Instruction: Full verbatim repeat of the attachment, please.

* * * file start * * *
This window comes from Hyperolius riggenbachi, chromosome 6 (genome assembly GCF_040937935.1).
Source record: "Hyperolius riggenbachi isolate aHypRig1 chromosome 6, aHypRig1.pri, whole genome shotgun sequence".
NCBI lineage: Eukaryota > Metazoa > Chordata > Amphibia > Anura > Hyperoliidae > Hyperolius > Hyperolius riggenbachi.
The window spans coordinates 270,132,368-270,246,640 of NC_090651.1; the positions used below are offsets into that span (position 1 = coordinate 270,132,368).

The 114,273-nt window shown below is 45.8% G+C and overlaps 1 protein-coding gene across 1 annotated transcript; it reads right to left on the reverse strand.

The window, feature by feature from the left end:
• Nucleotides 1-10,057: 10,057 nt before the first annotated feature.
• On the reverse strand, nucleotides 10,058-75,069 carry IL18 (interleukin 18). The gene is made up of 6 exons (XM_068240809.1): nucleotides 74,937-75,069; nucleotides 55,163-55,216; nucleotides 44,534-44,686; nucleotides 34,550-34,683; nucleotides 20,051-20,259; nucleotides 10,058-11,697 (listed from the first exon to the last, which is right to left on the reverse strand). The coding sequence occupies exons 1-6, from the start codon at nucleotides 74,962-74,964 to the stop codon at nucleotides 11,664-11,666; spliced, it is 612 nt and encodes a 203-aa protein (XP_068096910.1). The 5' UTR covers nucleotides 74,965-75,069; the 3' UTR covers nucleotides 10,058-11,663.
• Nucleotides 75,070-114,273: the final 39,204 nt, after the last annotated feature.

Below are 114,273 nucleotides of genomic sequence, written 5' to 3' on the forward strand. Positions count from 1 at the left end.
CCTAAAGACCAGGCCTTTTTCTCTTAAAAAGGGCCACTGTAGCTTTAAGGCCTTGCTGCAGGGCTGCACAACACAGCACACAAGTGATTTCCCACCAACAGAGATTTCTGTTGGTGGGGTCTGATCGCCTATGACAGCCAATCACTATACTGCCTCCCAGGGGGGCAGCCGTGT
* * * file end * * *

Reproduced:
This window comes from Hyperolius riggenbachi, chromosome 6 (genome assembly GCF_040937935.1).
Source record: "Hyperolius riggenbachi isolate aHypRig1 chromosome 6, aHypRig1.pri, whole genome shotgun sequence".
NCBI lineage: Eukaryota > Metazoa > Chordata > Amphibia > Anura > Hyperoliidae > Hyperolius > Hyperolius riggenbachi.
The window spans coordinates 270,132,368-270,246,640 of NC_090651.1; the positions used below are offsets into that span (position 1 = coordinate 270,132,368).

The 114,273-nt window shown below is 45.8% G+C and overlaps 1 protein-coding gene across 1 annotated transcript; it reads right to left on the reverse strand.

The window, feature by feature from the left end:
• Nucleotides 1-10,057: 10,057 nt before the first annotated feature.
• On the reverse strand, nucleotides 10,058-75,069 carry IL18 (interleukin 18). The gene is made up of 6 exons (XM_068240809.1): nucleotides 74,937-75,069; nucleotides 55,163-55,216; nucleotides 44,534-44,686; nucleotides 34,550-34,683; nucleotides 20,051-20,259; nucleotides 10,058-11,697 (listed from the first exon to the last, which is right to left on the reverse strand). The coding sequence occupies exons 1-6, from the start codon at nucleotides 74,962-74,964 to the stop codon at nucleotides 11,664-11,666; spliced, it is 612 nt and encodes a 203-aa protein (XP_068096910.1). The 5' UTR covers nucleotides 74,965-75,069; the 3' UTR covers nucleotides 10,058-11,663.
• Nucleotides 75,070-114,273: the final 39,204 nt, after the last annotated feature.

Below are 114,273 nucleotides of genomic sequence, written 5' to 3' on the forward strand. Positions count from 1 at the left end.
CCTAAAGACCAGGCCTTTTTCTCTTAAAAAGGGCCACTGTAGCTTTAAGGCCTTGCTGCAGGGCTGCACAACACAGCACACAAGTGATTTCCCACCAACAGAGATTTCTGTTGGTGGGGTCTGATCGCCTATGACAGCCAATCACTATACTGCCTCCCAGGGGGGCAGCCGTGT